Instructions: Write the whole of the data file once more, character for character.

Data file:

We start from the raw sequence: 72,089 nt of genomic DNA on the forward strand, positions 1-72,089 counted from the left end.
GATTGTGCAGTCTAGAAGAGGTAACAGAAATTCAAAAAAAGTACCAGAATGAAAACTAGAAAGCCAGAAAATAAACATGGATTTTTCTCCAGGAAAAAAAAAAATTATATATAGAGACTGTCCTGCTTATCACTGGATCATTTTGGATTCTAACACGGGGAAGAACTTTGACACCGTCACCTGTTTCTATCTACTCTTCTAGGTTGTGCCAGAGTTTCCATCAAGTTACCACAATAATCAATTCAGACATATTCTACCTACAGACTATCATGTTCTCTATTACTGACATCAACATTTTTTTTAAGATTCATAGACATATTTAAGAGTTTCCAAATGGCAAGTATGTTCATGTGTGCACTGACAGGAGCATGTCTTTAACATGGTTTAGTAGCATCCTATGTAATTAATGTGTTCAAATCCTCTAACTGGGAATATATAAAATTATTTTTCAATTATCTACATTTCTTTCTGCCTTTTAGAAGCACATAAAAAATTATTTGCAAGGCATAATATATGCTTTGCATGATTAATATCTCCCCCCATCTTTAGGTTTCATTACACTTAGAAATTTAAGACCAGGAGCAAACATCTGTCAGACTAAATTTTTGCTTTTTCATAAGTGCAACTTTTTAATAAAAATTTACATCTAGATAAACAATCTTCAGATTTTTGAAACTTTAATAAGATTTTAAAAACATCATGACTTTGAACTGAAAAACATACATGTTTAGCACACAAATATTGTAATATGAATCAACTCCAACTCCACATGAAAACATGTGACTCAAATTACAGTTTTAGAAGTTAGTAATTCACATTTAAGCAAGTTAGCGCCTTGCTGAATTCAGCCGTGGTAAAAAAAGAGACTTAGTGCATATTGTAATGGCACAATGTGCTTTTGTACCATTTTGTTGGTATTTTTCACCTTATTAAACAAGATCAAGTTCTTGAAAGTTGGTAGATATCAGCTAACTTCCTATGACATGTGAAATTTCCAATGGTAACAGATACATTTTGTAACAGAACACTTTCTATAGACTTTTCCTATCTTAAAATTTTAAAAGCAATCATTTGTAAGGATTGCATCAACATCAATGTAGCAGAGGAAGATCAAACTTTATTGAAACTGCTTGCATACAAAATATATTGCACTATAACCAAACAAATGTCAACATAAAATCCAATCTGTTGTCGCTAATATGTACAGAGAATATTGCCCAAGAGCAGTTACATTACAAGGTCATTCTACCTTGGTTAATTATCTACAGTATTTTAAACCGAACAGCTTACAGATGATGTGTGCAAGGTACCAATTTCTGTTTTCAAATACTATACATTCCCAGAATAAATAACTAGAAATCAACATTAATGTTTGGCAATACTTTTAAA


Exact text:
We start from the raw sequence: 72,089 nt of genomic DNA on the forward strand, positions 1-72,089 counted from the left end.
GATTGTGCAGTCTAGAAGAGGTAACAGAAATTCAAAAAAAGTACCAGAATGAAAACTAGAAAGCCAGAAAATAAACATGGATTTTTCTCCAGGAAAAAAAAAAATTATATATAGAGACTGTCCTGCTTATCACTGGATCATTTTGGATTCTAACACGGGGAAGAACTTTGACACCGTCACCTGTTTCTATCTACTCTTCTAGGTTGTGCCAGAGTTTCCATCAAGTTACCACAATAATCAATTCAGACATATTCTACCTACAGACTATCATGTTCTCTATTACTGACATCAACATTTTTTTTAAGATTCATAGACATATTTAAGAGTTTCCAAATGGCAAGTATGTTCATGTGTGCACTGACAGGAGCATGTCTTTAACATGGTTTAGTAGCATCCTATGTAATTAATGTGTTCAAATCCTCTAACTGGGAATATATAAAATTATTTTTCAATTATCTACATTTCTTTCTGCCTTTTAGAAGCACATAAAAAATTATTTGCAAGGCATAATATATGCTTTGCATGATTAATATCTCCCCCCATCTTTAGGTTTCATTACACTTAGAAATTTAAGACCAGGAGCAAACATCTGTCAGACTAAATTTTTGCTTTTTCATAAGTGCAACTTTTTAATAAAAATTTACATCTAGATAAACAATCTTCAGATTTTTGAAACTTTAATAAGATTTTAAAAACATCATGACTTTGAACTGAAAAACATACATGTTTAGCACACAAATATTGTAATATGAATCAACTCCAACTCCACATGAAAACATGTGACTCAAATTACAGTTTTAGAAGTTAGTAATTCACATTTAAGCAAGTTAGCGCCTTGCTGAATTCAGCCGTGGTAAAAAAAGAGACTTAGTGCATATTGTAATGGCACAATGTGCTTTTGTACCATTTTGTTGGTATTTTTCACCTTATTAAACAAGATCAAGTTCTTGAAAGTTGGTAGATATCAGCTAACTTCCTATGACATGTGAAATTTCCAATGGTAACAGATACATTTTGTAACAGAACACTTTCTATAGACTTTTCCTATCTTAAAATTTTAAAAGCAATCATTTGTAAGGATTGCATCAACATCAATGTAGCAGAGGAAGATCAAACTTTATTGAAACTGCTTGCATACAAAATATATTGCACTATAACCAAACAAATGTCAACATAAAATCCAATCTGTTGTCGCTAATATGTACAGAGAATATTGCCCAAGAGCAGTTACATTACAAGGTCATTCTACCTTGGTTAATTATCTACAGTATTTTAAACCGAACAGCTTACAGATGATGTGTGCAAGGTACCAATTTCTGTTTTCAAATACTATACATTCCCAGAATAAATAACTAGAAATCAACATTAATGTTTGGCAATACTTTTAAA